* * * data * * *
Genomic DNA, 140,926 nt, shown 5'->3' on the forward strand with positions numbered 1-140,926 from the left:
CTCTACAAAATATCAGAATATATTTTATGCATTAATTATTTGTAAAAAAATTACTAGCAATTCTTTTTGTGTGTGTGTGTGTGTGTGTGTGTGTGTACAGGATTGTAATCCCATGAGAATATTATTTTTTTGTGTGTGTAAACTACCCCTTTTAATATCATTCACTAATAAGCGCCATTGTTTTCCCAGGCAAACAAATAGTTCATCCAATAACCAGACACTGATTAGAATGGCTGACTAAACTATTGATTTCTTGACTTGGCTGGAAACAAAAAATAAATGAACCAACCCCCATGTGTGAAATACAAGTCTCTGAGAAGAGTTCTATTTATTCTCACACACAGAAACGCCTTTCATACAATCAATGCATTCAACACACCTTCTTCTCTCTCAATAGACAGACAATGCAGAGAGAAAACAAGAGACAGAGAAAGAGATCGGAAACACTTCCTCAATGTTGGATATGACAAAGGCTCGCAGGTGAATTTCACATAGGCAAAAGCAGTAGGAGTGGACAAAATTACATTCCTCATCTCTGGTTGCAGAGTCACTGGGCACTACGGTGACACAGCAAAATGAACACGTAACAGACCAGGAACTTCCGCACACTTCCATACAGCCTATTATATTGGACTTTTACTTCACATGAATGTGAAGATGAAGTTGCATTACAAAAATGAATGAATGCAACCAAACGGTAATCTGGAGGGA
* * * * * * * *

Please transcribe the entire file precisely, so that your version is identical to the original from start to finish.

Genomic DNA, 140,926 nt, shown 5'->3' on the forward strand with positions numbered 1-140,926 from the left:
CTCTACAAAATATCAGAATATATTTTATGCATTAATTATTTGTAAAAAAATTACTAGCAATTCTTTTTGTGTGTGTGTGTGTGTGTGTGTGTGTGTACAGGATTGTAATCCCATGAGAATATTATTTTTTTGTGTGTGTAAACTACCCCTTTTAATATCATTCACTAATAAGCGCCATTGTTTTCCCAGGCAAACAAATAGTTCATCCAATAACCAGACACTGATTAGAATGGCTGACTAAACTATTGATTTCTTGACTTGGCTGGAAACAAAAAATAAATGAACCAACCCCCATGTGTGAAATACAAGTCTCTGAGAAGAGTTCTATTTATTCTCACACACAGAAACGCCTTTCATACAATCAATGCATTCAACACACCTTCTTCTCTCTCAATAGACAGACAATGCAGAGAGAAAACAAGAGACAGAGAAAGAGATCGGAAACACTTCCTCAATGTTGGATATGACAAAGGCTCGCAGGTGAATTTCACATAGGCAAAAGCAGTAGGAGTGGACAAAATTACATTCCTCATCTCTGGTTGCAGAGTCACTGGGCACTACGGTGACACAGCAAAATGAACACGTAACAGACCAGGAACTTCCGCACACTTCCATACAGCCTATTATATTGGACTTTTACTTCACATGAATGTGAAGATGAAGTTGCATTACAAAAATGAATGAATGCAACCAAACGGTAATCTGGAGGGA